Formal examinations of the relationships among vision, hearing, and olfaction have thus far been limited.17 Many studies lack objective measurements12 and studies vision are often limited to measurement of distance-visual acuity (VA),12 ignoring other aspects of visual function (near VA, contrast sensitivity [CS]). Studies have also neglected the potential impact of contextual or community factors such as access to health care, which may result in a greater burden of multisensory impairment as a result of untreated comorbidities or uncorrected refractive error. 
To characterize the burden and co-occurrence of multiple sensory impairments across communities, we capitalized on objective measurements of visual, auditory, and olfactory functions collected from a bi-community sample of older adult participants in the Atherosclerosis Risk in Communities (ARIC) Study. We hypothesize that sensory function across the three sensory domains would be correlated positively, reflecting shared risk factors like smoking, diabetes, and hypertension, and that we would find heterogeneity across communities in sensory relationships. Elucidating relationships among visual, hearing, and olfactory impairments may provide mechanistic insights regarding sensory loss, informing sensory screening approaches, and help to identify subgroups with a higher burden of multiple sensory loss to better target health care.6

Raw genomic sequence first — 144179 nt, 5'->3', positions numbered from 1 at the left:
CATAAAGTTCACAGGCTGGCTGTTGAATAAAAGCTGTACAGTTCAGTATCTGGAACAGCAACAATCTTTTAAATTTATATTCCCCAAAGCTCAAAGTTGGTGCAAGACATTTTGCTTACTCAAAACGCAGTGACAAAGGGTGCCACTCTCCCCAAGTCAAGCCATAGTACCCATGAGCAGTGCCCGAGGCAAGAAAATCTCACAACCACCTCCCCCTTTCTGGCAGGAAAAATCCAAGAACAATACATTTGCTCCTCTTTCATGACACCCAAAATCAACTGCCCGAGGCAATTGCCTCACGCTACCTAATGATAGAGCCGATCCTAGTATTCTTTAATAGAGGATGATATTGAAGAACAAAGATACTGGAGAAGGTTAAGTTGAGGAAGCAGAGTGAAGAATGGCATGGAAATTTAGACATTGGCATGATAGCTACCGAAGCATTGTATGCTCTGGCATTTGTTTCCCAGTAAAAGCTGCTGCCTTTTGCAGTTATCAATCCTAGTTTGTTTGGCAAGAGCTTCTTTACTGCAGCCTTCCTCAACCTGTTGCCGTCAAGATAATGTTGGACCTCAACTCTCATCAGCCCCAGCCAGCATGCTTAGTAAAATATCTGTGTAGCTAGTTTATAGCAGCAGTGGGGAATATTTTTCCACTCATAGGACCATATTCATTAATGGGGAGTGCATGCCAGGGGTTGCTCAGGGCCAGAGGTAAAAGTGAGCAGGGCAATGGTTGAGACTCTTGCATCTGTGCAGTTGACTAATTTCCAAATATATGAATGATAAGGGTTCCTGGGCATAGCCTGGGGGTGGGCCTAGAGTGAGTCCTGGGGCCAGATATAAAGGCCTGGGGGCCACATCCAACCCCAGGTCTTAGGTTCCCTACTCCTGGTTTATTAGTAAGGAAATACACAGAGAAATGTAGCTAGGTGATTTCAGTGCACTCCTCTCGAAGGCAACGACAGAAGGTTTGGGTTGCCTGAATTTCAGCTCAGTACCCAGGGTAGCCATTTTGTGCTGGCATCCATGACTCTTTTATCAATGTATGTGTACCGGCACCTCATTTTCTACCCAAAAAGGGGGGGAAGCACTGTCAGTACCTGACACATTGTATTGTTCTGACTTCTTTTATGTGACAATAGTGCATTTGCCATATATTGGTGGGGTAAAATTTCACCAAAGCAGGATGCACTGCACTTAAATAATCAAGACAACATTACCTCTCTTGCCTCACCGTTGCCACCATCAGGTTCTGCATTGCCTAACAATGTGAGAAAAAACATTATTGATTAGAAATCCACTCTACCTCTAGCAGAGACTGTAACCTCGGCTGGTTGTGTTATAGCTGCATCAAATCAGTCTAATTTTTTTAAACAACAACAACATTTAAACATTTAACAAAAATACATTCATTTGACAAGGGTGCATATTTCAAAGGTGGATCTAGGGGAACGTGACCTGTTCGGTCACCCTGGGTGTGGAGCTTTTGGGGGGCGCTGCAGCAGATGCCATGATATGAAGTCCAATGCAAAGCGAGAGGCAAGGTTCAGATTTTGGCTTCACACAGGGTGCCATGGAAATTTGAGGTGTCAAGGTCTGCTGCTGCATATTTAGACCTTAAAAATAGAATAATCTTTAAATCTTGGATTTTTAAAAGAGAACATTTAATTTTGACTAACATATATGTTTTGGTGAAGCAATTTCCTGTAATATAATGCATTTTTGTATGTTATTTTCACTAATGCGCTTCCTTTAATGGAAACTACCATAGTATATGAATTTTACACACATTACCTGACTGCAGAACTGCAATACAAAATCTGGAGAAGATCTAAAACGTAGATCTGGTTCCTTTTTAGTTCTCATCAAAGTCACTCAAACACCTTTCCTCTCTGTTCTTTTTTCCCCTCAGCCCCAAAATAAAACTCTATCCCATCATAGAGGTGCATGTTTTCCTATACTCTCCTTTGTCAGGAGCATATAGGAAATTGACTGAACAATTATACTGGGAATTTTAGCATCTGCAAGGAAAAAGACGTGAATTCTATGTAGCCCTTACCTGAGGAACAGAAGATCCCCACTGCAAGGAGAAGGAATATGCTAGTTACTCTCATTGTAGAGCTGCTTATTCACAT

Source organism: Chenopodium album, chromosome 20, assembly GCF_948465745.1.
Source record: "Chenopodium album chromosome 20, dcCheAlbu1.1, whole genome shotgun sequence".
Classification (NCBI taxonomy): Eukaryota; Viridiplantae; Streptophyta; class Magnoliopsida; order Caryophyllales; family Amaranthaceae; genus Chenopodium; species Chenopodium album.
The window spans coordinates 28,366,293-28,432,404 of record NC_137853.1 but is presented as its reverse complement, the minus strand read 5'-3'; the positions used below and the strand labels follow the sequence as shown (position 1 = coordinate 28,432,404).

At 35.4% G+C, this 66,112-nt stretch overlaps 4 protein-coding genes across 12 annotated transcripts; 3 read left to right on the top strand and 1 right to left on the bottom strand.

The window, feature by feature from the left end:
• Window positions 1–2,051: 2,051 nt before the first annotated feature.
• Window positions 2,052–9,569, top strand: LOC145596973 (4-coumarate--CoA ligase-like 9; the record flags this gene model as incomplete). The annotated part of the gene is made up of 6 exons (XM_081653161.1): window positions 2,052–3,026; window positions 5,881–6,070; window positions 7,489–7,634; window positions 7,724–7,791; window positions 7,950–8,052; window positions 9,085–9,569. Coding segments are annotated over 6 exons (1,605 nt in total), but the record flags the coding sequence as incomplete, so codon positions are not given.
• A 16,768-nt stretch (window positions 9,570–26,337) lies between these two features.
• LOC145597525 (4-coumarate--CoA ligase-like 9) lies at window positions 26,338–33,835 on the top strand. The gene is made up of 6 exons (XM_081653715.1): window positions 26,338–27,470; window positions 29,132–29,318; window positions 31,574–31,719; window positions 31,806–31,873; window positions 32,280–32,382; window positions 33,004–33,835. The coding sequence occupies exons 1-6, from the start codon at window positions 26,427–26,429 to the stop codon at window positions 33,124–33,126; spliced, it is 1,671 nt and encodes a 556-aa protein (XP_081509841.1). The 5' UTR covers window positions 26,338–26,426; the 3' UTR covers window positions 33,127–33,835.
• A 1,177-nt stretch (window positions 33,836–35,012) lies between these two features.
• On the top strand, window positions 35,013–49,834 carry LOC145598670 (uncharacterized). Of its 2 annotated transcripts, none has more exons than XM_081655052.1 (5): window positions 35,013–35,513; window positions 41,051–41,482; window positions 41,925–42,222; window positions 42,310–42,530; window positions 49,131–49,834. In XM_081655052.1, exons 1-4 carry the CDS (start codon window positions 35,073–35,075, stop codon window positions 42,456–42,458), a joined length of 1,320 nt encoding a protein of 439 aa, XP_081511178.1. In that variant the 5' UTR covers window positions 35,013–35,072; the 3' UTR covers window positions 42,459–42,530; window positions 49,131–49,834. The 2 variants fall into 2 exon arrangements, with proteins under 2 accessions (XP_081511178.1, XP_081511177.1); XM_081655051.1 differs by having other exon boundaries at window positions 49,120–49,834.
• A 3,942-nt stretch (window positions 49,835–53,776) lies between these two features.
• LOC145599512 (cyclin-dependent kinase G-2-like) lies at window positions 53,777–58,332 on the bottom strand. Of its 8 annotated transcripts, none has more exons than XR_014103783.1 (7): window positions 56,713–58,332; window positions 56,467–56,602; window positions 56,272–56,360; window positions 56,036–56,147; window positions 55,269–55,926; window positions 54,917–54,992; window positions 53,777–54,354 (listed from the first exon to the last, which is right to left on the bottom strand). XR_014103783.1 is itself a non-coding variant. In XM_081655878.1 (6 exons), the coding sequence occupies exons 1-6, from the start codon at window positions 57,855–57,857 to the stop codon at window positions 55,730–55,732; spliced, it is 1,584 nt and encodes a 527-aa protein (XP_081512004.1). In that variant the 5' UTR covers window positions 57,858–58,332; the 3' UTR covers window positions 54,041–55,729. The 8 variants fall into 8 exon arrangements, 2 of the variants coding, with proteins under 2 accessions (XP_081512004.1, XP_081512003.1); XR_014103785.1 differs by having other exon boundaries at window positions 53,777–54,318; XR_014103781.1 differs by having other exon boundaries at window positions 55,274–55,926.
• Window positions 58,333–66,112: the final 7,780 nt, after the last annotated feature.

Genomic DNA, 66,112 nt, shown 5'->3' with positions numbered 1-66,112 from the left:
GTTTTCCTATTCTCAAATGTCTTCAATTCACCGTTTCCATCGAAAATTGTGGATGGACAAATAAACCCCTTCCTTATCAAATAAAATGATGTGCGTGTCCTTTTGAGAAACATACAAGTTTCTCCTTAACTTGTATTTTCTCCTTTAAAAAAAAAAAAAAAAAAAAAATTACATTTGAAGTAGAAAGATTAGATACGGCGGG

Methods
Study Population
The ARIC Study began as a prospective cohort of 15,792 participants, aged 45 to 64 years during the initial visit (1987–1989), with participants selected by probability sampling from four U.S. communities.18 We used visual measurements from the Eye Determinants of Cognition (EyeDOC) Study (2017–2019) (an ancillary study of the ARIC Study), hearing (audiometric and a measure of central auditory processing), and olfactory assessments from visit 6 (2016–2017) of the ARIC Study (Supplementary Fig. S1). The EyeDOC Study recruited current participants from two study sites: Jackson, Mississippi, where only Black participants were recruited, and Washington County, Maryland, which predominantly had White participants.19 The ARIC Study and ancillary studies that assess visual and other sensory functions adhered to the Declaration of Helsinki and were reviewed and approved by the institutional review boards of their respective study sites and the coordinating center. Written informed consent for the relevant studies was obtained from all participants. 
Assessment of Vision
Vision function was assessed at a single EyeDOC Study visit from May 17, 2017, to May 31, 2019.20 Most evaluations occurred between ARIC Study visits 6 and 7. Analyses were conducted using measurements from the better-performing eye because its function is more closely related to a person's daily functioning.7,21